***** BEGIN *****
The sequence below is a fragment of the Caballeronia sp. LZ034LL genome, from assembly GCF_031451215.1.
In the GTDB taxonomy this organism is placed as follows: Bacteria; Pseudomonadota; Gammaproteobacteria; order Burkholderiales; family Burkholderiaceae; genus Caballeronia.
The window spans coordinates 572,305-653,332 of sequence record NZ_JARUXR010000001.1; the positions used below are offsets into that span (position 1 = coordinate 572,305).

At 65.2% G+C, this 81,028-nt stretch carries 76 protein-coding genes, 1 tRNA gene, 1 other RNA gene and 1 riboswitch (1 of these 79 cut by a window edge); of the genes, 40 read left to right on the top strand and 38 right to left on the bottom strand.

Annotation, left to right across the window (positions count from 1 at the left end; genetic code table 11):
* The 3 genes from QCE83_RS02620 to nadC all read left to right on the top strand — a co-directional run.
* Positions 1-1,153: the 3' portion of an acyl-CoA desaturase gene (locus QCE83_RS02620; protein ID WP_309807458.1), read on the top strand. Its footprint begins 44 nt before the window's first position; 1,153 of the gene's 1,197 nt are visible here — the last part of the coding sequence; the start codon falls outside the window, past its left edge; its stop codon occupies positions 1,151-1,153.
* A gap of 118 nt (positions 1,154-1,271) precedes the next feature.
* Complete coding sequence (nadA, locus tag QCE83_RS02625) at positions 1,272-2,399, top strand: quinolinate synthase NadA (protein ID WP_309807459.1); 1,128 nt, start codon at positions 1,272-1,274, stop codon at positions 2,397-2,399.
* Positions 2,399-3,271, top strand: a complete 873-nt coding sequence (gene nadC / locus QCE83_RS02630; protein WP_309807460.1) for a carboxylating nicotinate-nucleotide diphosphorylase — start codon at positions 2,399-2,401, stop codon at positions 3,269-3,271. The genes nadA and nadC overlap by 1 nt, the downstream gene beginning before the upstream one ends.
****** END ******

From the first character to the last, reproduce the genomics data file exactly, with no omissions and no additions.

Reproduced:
The sequence below is a fragment of the Caballeronia sp. LZ034LL genome, from assembly GCF_031451215.1.
In the GTDB taxonomy this organism is placed as follows: Bacteria; Pseudomonadota; Gammaproteobacteria; order Burkholderiales; family Burkholderiaceae; genus Caballeronia.
The window spans coordinates 572,305-653,332 of sequence record NZ_JARUXR010000001.1; the positions used below are offsets into that span (position 1 = coordinate 572,305).

At 65.2% G+C, this 81,028-nt stretch carries 76 protein-coding genes, 1 tRNA gene, 1 other RNA gene and 1 riboswitch (1 of these 79 cut by a window edge); of the genes, 40 read left to right on the top strand and 38 right to left on the bottom strand.

Annotation, left to right across the window (positions count from 1 at the left end; genetic code table 11):
* The 3 genes from QCE83_RS02620 to nadC all read left to right on the top strand — a co-directional run.
* Positions 1-1,153: the 3' portion of an acyl-CoA desaturase gene (locus QCE83_RS02620; protein ID WP_309807458.1), read on the top strand. Its footprint begins 44 nt before the window's first position; 1,153 of the gene's 1,197 nt are visible here — the last part of the coding sequence; the start codon falls outside the window, past its left edge; its stop codon occupies positions 1,151-1,153.
* A gap of 118 nt (positions 1,154-1,271) precedes the next feature.
* Complete coding sequence (nadA, locus tag QCE83_RS02625) at positions 1,272-2,399, top strand: quinolinate synthase NadA (protein ID WP_309807459.1); 1,128 nt, start codon at positions 1,272-1,274, stop codon at positions 2,397-2,399.
* Positions 2,399-3,271, top strand: a complete 873-nt coding sequence (gene nadC / locus QCE83_RS02630; protein WP_309807460.1) for a carboxylating nicotinate-nucleotide diphosphorylase — start codon at positions 2,399-2,401, stop codon at positions 3,269-3,271. The genes nadA and nadC overlap by 1 nt, the downstream gene beginning before the upstream one ends.